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Sure the Giants took two out of three from my beloved Dodgers in our own house this week, but I almost don’t mind, because the Dodgers didn’t give up number 755, and other than the Dodgers winning and the Yankees losing, there is nothing I love better than watching Barry Lamar Bonds suck hard.

Bonds pops out yet again.And Bonds sure has sucked of late. He batted .186 in July. His 0-21 slump was the longest of his career since 1991. His knees are creaky, bone-on-bone after having all that cartiledge removed, he is plagued by shin splints, and after every game his ankles swell up like water balloons. And I’m loving every minute of it.

In baseball, real power comes from the legs. This rule may apply to Bonds least of all, because his swing is so short and his bat is so quick, but even Bonds is having visible trouble driving the ball without a solid set of legs under him. How many times have we seen Bonds hit the ball right on the screws this year, only to see it die on the warning track? How many times have we seen even Bonds himself fooled, thinking it’s gone, only to see the ball fall harmlessly into an outfielder’s glove? A lot more than ever before, that’s for sure. And I can’t get enough.

But perhaps, best of all, Bonds is pressing, for the first time in human memory. I mean, it’s only human to occasionally get excited and go after a fat pitch just a bit outside the zone. But what always made Bonds so incredibly dangerous, what elevated him from the realm of amazing to nigh unto superhuman, was the fact that he simply never swung at bad pitches. With the patience of a saint, he was always content to let you walk him, no matter how much a hit might have been more tempting. The steroids gave him all that power and longevity, but no drug I know of could give you that ridiculous amount of calm indifference.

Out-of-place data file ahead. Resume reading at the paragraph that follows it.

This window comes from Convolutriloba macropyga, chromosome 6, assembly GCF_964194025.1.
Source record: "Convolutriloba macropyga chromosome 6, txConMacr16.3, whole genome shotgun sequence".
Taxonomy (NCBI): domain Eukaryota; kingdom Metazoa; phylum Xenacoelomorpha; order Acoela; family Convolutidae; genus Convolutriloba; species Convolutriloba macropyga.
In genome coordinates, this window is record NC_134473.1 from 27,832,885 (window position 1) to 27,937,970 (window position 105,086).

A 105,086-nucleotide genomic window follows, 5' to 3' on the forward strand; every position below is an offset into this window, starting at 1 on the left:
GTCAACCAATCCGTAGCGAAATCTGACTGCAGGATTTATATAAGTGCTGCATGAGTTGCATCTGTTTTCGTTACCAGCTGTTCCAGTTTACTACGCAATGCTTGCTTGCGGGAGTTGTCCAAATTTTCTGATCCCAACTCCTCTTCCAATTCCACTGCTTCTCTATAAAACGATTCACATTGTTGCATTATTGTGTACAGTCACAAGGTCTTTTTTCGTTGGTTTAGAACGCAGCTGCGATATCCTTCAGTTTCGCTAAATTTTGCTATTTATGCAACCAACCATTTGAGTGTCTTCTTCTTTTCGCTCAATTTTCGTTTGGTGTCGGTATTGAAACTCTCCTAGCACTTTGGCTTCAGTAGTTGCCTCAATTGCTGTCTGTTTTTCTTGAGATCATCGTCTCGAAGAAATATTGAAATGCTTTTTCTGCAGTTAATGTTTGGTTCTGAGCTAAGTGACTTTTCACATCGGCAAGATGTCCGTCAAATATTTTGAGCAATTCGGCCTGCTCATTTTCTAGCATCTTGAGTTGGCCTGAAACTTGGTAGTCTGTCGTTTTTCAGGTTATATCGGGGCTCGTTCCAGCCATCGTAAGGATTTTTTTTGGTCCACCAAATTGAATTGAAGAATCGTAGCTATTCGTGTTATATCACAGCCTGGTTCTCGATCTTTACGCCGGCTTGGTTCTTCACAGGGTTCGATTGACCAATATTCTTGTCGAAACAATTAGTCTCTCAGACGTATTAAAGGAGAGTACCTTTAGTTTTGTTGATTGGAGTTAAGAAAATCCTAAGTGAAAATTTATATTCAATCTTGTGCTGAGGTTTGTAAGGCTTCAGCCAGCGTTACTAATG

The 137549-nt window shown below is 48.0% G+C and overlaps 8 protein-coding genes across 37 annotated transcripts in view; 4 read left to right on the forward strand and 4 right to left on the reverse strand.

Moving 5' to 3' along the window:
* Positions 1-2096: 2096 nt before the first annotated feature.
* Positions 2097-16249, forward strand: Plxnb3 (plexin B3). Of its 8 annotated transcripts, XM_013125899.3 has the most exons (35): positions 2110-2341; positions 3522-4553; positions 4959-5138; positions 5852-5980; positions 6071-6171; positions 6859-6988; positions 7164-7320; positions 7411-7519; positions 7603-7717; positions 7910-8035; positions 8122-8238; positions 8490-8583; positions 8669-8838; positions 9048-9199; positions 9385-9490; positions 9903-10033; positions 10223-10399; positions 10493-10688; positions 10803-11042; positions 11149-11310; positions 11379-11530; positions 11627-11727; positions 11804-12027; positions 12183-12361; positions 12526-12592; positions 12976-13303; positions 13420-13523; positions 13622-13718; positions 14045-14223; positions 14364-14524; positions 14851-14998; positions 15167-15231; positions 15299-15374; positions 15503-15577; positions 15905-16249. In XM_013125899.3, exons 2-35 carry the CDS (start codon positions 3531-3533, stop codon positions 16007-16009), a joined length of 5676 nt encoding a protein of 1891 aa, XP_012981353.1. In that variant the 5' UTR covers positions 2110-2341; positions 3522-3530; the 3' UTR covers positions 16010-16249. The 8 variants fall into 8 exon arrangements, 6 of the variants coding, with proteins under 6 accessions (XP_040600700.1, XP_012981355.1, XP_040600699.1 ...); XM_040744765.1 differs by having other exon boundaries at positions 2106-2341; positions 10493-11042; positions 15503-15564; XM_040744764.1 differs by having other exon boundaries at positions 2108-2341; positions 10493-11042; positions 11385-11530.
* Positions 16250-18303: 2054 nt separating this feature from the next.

But now, as he gets closer and closer to the most hallowed record in sports, Bonds is doing all kinds of crazy things. He’s expanding the zone. Scouts say he’s become pull-conscious, for the first time anyone can remember. The other night against the Marlins, he swung at a 3-0 pitch for the first time in almost two years. And nothing could be sweeter.

Not that you can really blame Bonds for trying to make things happen. Pitchers are challenging him more and more with the bases empty, but when he does come up in key situations, his protection in the Giants lineup is so scanty that he never gets anything to hit. This season Giants no. 3 hitters are hitting only .265 with a .333 OBP ahead of Bonds, and the protection behind him is even worse, as no. 5 hitters are batting .249 with a .302 OBP. The Giants are but a bleached, translucent shell of the team that dominated the NL West in the late 1990s and early 2000s, 11 games out of first place, the only team in the division with no chance of making the playoffs, and Bonds looking less and less like he will ever get to win the World Series title he claims is the only thing he truly wants. And I’m on cloud nine.

Let’s face it, the Dodgers don’t exactly have a sparkling record against Bonds. He’s hit a number of big home runs off them over the years. That homer in 1997 to kill their playoff hopes. His 500th home run, off Terry Adams. His record-setting 72nd and 73rd home runs, off the inimitable Chan Ho Park in 2001.

But this year, the Dodgers are exacting revenge, and no team has done as well at holding Bonds in check. So far this season, Bonds is 5 for 36 against the Dodgers, for a .139 average. In the last two series against them, he is 1 for 19. And just to rub it in, the Dodgers just “happened” to be holding “Steroids Awareness Night” right when Bonds happened to be in town. Just hours before Bonds hobbled out to left field, 100 little-leaguers trotted out to center for a heart-to-heart with Dodgers players and staff about the dangers of steroid use. And I’m walking on air.

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